Why Most Cannabis Businesses Should Ditch Their SOW Models

Lately, in my review of certain cannabis transactional agreements like cannabis intellectual property (IP) licensing agreements, manufacturing agreements, and distribution agreements, I’m seeing a really high number of statements of work (SOWs) attached. I’m not opposed to SOWs when they make sense. In cannabis though, nine times out of ten, a SOW model isn’t necessary, overcomplicates the parties’ performance, and creates conflicts between agreements. I think the reason I’m seeing a lot of SOW models is because licensees tend to rip their agreements from Google or just go with the flow on whatever a legalzoom style outfit tells them regarding the necessity of a SOW system no matter the industry, the regulations, or nature of the work.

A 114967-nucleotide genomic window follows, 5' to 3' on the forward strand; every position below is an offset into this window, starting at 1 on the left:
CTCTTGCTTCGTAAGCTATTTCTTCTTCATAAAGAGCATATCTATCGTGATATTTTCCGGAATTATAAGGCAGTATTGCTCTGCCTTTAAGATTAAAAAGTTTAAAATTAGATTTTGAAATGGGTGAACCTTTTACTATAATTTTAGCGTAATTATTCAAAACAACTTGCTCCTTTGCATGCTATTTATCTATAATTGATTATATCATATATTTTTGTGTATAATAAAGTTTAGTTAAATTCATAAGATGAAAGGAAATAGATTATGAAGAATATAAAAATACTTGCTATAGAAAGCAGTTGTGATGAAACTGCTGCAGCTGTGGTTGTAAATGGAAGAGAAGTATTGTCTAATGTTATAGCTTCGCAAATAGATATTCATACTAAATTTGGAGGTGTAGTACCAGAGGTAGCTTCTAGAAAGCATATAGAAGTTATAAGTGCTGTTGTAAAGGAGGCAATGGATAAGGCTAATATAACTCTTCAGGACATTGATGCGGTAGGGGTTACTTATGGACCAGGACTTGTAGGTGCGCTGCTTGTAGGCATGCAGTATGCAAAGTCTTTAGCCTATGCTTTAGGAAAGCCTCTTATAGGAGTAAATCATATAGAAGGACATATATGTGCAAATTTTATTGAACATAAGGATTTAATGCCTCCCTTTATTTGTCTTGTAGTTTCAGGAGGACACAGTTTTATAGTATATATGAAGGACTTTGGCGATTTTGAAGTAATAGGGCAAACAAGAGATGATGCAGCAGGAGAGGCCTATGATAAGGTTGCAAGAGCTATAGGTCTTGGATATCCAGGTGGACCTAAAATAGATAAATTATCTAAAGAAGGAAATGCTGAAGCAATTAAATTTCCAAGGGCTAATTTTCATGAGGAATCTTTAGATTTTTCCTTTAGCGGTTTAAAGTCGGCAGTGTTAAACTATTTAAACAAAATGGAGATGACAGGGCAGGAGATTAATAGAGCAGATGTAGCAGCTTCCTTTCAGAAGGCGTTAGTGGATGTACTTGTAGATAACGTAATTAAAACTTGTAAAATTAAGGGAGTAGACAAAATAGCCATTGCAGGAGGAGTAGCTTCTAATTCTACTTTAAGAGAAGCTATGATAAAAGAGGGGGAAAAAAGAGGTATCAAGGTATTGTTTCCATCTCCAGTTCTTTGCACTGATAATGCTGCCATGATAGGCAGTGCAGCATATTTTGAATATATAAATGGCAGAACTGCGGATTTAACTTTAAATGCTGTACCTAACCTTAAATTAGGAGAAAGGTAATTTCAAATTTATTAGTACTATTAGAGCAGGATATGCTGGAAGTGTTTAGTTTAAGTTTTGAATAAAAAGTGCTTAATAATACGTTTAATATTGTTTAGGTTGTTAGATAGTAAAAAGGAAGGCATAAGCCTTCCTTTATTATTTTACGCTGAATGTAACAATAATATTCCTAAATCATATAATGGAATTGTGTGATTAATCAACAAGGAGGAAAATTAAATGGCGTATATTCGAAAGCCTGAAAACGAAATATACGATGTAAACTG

You usually see SOWs incorporated with master services agreements (MSAs) or requests for proposals between vendors and their clients (think Microsoft or Apple vendor agreements, see here and here for legit SOW examples). The MSA sets forth the main legal terms and conditions between the parties (like term of the agreement, termination rights, confidentiality, representations and warranties, etc.). The SOW (or SOWs) typically controls and enumerates specific details around a given project or projects that will occur between the parties sometime during the

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